Jesus is Thai
Jesus is Thai in this Nativity scene by Thai Christian artist Sawai Chinawong. It is a pressing spiritual matter to install core religious icons and narratives in one’s own cultural matrix. If we are born in a culture that is overwhelmingly Christian that is done for us without our having to exert ourselves very much.
For Sawai easy access was not the case. Thai culture is predominantly Theravada Buddhist. Sawai had to imagine the Christmas story for himself, without much help. His painting is a bridge between the Christian Gospel and Thai culture. He chose the most direct route, using traditional temple fresco painting style. Anyone steeped in Thai classical culture, at a glance, will perceive that this is a Thai religious picture and it surely illustrates a religious narrative. When the story content makes it clear this is about the birth of Jesus, there is no need to explain that the artist is asserting that Jesus Christ is relevant to Thai people. The evangelical message is implicit in the image.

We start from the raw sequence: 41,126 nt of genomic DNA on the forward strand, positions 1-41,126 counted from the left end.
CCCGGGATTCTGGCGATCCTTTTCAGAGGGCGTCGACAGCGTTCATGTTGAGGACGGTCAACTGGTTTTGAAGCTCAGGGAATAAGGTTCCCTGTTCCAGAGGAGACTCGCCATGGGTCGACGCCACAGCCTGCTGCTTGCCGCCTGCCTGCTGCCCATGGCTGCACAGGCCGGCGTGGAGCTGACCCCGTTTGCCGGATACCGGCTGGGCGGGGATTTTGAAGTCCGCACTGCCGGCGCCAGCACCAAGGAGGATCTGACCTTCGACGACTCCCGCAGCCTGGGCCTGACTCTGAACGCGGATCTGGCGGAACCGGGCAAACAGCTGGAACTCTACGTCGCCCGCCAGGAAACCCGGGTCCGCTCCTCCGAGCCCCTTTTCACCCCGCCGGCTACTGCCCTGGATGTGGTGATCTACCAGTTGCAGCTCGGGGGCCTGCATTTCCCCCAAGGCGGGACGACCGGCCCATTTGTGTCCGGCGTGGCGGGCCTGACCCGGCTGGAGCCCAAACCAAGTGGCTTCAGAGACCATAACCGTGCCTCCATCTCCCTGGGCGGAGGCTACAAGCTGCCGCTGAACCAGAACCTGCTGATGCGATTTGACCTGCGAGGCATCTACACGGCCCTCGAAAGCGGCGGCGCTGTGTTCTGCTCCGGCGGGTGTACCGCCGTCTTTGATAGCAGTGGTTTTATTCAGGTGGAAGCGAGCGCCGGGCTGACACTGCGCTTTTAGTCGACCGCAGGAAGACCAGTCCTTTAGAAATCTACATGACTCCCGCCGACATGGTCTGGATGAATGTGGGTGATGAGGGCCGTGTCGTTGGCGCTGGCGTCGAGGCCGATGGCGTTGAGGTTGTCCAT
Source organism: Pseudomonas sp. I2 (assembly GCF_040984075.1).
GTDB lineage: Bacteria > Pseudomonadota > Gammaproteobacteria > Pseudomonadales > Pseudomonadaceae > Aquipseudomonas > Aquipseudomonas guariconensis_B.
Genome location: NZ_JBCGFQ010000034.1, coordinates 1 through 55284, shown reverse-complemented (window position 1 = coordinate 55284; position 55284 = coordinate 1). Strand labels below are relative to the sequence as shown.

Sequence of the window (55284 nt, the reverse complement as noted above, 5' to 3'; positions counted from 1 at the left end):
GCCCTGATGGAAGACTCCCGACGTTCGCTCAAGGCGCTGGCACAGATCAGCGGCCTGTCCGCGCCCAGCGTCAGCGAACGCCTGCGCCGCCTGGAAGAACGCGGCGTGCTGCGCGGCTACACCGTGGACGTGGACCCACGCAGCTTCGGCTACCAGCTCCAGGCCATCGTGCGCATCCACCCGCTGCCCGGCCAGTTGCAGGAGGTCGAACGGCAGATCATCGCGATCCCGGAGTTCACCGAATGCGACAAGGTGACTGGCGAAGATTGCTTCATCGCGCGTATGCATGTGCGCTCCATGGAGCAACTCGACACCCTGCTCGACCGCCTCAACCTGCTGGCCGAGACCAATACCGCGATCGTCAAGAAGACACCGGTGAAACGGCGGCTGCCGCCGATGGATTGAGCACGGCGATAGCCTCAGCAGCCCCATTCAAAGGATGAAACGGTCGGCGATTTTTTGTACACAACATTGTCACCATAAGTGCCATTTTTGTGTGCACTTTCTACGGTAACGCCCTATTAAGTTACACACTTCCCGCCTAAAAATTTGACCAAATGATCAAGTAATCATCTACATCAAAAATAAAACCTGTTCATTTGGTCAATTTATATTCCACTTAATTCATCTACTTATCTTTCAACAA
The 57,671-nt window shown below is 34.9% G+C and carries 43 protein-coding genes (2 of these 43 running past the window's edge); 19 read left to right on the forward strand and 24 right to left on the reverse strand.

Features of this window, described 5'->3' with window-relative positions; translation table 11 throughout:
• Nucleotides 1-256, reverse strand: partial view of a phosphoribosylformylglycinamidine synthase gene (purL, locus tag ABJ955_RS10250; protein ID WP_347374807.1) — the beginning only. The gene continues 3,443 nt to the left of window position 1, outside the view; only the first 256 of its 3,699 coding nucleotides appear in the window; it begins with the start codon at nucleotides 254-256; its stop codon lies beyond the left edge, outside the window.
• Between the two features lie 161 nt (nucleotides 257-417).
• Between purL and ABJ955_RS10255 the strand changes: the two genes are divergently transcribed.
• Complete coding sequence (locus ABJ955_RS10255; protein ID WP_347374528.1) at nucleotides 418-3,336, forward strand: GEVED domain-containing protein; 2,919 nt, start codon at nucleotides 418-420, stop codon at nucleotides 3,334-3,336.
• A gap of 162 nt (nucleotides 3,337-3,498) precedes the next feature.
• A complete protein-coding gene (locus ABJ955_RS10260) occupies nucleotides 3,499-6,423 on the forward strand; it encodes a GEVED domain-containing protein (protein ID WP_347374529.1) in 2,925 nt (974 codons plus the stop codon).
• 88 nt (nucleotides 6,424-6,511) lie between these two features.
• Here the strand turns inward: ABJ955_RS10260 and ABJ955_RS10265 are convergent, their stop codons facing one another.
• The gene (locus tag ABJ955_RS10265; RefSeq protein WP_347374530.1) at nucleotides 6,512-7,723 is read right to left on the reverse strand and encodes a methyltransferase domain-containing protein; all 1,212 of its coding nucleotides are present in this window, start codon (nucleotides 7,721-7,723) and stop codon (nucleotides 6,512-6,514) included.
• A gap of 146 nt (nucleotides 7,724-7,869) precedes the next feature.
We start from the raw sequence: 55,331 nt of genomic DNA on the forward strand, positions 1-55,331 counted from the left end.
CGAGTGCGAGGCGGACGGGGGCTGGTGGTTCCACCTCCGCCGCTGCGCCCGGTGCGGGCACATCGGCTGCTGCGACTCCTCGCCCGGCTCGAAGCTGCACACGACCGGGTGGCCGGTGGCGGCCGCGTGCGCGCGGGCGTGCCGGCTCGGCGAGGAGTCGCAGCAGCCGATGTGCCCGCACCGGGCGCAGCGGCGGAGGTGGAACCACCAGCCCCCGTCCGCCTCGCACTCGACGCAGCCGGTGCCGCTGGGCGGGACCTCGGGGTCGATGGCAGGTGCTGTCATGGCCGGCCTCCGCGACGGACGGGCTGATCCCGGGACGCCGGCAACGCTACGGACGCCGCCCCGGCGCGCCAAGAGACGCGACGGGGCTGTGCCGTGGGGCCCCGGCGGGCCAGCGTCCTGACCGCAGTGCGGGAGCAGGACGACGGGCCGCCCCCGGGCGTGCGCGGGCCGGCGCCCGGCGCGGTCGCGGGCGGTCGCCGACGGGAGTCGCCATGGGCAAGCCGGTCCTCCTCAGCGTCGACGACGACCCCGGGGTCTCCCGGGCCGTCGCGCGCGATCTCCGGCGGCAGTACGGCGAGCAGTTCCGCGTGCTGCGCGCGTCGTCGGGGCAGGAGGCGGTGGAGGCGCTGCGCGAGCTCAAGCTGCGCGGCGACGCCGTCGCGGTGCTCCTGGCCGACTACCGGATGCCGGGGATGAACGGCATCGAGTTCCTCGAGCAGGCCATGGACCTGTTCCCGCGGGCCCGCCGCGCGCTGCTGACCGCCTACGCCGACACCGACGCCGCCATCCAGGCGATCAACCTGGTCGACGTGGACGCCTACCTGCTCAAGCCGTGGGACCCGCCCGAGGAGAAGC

How religious images and stories function spiritually and formatively is a more complex matter. The Christmas Story of the Holy Family, the shepherds and the wise men is more than a seasonal adornment. For Christians it is more than “our story”. For each of us it is also “my story” because it has helped make me who I am. It has done that by giving us metaphors to nourish and fortify us. Recently, at this stage of my senior years, I tend to clutch at the Christmas Story as a witness that God has not and will not abandon us. During my younger years the Nativity picture meant something else. The Christmas Story gives us important sustenance at whatever stage or circumstance in life we access it.
A message that many young adolescents get from the Christmas Story is encouragement that things are not necessarily what they seem to be. The Christ-child in the cattle feeder had an identity the world barely perceived that silent, holy night, and kids grasp the insight that “I am not the mess people think I am, either.”
BONUS NOTE: click here on The Christmas Story for more about how children assimilate the Biblical Christmas narrative and images.
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Rev. Dr. Kenneth Dobson posts his weekly reflections on this blog.